CIA declassifies files on detention and interrogation program [torture of non-whites program]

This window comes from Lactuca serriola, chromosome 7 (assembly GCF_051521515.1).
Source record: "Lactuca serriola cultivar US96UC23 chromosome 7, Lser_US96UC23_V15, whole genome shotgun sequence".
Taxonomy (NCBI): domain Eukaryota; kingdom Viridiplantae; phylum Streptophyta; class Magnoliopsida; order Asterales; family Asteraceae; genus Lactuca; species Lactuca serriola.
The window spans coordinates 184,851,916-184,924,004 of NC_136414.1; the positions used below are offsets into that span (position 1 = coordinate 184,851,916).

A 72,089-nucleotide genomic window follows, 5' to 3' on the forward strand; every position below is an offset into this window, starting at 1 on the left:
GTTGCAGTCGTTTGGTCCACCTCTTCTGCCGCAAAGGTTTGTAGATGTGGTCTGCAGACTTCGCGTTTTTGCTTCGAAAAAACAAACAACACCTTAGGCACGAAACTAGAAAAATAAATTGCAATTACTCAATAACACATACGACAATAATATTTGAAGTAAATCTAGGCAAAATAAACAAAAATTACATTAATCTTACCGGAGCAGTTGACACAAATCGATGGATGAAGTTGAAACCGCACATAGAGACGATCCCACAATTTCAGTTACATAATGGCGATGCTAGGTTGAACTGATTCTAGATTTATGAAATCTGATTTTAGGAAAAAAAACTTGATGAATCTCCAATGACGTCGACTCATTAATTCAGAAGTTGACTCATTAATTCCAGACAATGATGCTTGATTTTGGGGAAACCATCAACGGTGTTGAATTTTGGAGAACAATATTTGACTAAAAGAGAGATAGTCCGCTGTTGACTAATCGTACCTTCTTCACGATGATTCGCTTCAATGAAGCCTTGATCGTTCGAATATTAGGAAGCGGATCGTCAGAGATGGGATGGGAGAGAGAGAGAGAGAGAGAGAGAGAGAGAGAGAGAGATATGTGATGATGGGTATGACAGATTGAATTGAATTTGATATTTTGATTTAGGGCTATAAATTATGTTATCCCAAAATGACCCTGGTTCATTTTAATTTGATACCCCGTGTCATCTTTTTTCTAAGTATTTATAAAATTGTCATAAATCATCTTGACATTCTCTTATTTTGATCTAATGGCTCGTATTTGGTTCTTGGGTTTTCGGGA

The Central Intelligence Agency (CIA) [official website] on Tuesday declassified [press release] 50 documents related to its detention and Interrogation program pursuant to a Freedom of Information Act (FOIA) [text] request. This several hundred-page release [FOIA archive] covers internal CIA documents as well as other documents that were cited in the Senate Select Committee on Intelligence [official website] report on the program. The files expose details [NYT report] about the agency's treatment of terrorism suspects after the 9/11 attacks. One account included a detailed internal investigation in the interrogation and death of Gul Rahman, a militant suspected of ties to al Qaeda, who died at a CIA prison in Afghanistan in 2002 after being doused with water and chained to a concrete floor as temperatures dropped below freezing. The files also include detailed descriptions of the inner workings of the CIA's "black site" prisons, messages from field officers who expressed misgivings about the treatment of detainees, secret memos objecting to medical treatments later condemned as torture, and mistaken arrests of innocent civilians and subsequently attempted cover-ups. The documents also include memos filed by senior CIA officials defending the interrogation program as saving thousands of lives. The American Civil Liberties Union (ACLU) [advocacy website], which filed the request for the documents, stated that these documents "under­score the cruelty of the methods used in its secret, overseas black sites." [MORE]